Taking pictures of the sky!

See Cafuego’s page on software for osx.

See also the Mac Observatory site.

I use the following software:

Theory and Books

The standard recommended reading is The Deep-sky Imaging Primer.

Finding a site

Find a local dark sky site. In LA, I like Joshua Tree National Park. However, being able to easily access far-away dark sky sites is one of my primary reasons for learning to fly.


You can get away at a bare minimum with just a camera and a tripod. My equipment checklist is:

  • Camera
  • 50 mm lens, because wide field shots are fun.
  • Telescope1
    • Telescope camera mount
      • (barlow lens, T-ring, etc.)
    • Bahtinov mask.
  • Equatorial Mount
    • Motors for said mount
    • Batteries for the motors
  • Computer (Strictly speaking, this isn’t necessary - my camera can be set to take a series of photos at once)
    • USB-A to Mini-USB-A (to talk to camera).
  • RED flashlight - white will ruin your night sight. You also want low-lumen, for the same reason.
  • Water
  • Coffee
  • Snacks
  • Camping chair
  • Sleeping pad/bag (even if you plan to stay up all night, bring these).
  • Pillow
  • Paper and Pen.
  • A book or something else to do while the computer does all the work.

Be sure to set the computer to “night shift” mode2 before it’s dark, as red as possible.

Go there, set up camp. Preferably be set up before dark.

Jerry’s list of beginner equipment for astrophotography, which is a potential source for expansion.

Actually Taking Photos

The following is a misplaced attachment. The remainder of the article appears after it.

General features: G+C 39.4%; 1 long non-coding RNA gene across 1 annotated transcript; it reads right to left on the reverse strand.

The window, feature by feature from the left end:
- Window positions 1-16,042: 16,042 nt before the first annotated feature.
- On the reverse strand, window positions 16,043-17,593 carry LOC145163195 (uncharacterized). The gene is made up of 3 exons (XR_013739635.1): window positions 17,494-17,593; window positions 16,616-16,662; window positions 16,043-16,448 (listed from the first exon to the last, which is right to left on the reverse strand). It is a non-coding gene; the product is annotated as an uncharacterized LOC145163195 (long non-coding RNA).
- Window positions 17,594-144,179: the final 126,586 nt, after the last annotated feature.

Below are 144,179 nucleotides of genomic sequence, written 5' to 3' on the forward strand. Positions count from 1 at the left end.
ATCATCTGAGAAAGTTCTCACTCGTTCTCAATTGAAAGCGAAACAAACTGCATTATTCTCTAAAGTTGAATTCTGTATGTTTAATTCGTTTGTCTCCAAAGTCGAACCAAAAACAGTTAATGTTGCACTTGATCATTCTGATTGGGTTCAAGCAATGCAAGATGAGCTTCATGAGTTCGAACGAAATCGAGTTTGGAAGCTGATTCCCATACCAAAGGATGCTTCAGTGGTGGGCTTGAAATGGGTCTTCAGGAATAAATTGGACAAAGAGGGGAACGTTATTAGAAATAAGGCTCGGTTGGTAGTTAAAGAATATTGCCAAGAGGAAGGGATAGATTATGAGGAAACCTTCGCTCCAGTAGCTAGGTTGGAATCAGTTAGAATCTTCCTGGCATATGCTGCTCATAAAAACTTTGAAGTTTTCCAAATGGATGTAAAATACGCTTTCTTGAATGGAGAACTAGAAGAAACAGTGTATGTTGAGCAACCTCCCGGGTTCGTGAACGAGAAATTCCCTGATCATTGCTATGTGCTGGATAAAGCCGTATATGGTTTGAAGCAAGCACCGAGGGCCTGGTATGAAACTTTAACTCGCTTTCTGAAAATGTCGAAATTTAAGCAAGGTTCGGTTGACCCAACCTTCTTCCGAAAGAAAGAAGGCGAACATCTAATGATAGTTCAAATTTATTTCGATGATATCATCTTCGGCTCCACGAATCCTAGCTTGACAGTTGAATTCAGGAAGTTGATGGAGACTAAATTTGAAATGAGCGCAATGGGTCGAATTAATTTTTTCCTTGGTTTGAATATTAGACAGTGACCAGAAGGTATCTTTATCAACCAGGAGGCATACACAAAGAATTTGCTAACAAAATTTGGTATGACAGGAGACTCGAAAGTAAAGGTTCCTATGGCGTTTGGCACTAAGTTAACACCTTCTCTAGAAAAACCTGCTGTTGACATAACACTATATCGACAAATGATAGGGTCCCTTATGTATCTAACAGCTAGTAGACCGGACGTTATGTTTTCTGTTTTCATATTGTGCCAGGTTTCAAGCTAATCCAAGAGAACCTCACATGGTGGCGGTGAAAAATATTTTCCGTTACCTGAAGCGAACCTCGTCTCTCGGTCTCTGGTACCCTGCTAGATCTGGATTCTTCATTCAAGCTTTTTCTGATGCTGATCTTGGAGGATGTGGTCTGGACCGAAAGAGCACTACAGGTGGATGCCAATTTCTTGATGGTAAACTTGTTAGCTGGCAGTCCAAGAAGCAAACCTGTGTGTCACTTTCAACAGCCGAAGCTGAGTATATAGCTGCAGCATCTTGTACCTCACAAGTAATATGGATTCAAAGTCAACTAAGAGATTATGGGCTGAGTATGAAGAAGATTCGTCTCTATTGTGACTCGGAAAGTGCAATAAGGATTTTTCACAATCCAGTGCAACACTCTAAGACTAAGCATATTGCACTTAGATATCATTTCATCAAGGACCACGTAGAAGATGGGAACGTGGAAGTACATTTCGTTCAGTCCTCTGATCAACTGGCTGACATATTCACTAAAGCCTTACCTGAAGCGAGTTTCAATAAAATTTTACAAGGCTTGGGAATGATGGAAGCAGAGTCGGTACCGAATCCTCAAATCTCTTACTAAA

Regardless of how you use it, be sure to write down what you’re taking a photo of when you do it. Even if you know what the constellation/body you’re photographing is anyway.

Also, for stacking3 reasons, the more photos you take, the better it is, but it does have diminishing returns4.

Using a computer

Use AstroDSLR from computer to control the camera. Keep the camera in bulb mode to allow the software to control exposure time. Otherwise follow these instructions.

Make a different folder for each different set of photos you take.

Drift measurement with AstroDSLR

Copied from their website:

For polar alignment by the drift method or for the validation of the guiding you can use drift measurement helper panel.

The scale of the graph is adjusted automatically. Blue curve represents drift in X and red curve in Y direction. Blue value in lower left corner is drift per image in X direction and red value in lower right corner is drift per image in Y direction.

To use the panel for polar alignment, rotate camera (to align RA/Dec axes along X/Y directions), start preview in endless loop, select accordingly bright star and use drift method.

Please note, that the graph is cleared every time you select the star in the preview image.

Without a computer

Put the camera in manual mode, and have it set to average.

Star Trails

Sometimes you’re going for that really cool effect, othertimes you’re not.

Here’s an article from Jerry Lodriguss on how to deal with star trails.


Nebulosity doesn’t read the color information from your raw files. Convert them to jpeg, because that’s still better than grayscale images.

for i in *.cr2; do sips -s format jpeg "$i" --out "${i%.*}.jpg"; done

From Nebulosity, open batch -> align and combine images. Select “Translation + Rotation + Scale”, click “OK”, and select the images to stack. Now, select the same star in each photograph as it prompts you. You’re going to go through the sets 3 times (so that it can correct for translation/rotation/scale). Now, do some manual editing, and save the end result.

Post to instagram5 or whatever. Use it as your new desktop background.


Much better advice on how to select one. Though, usually, the best one is the one you already own.


or use f.lux to remove as much blue from your screen as possible.


It’s essentially an inverse square relation - to get 5x better quality, you need to take 25x more images.


flume seems to be a decent OSX client for instagram. The pro version is worth it.

Last updated: 2020-01-10 11:49:17 -0800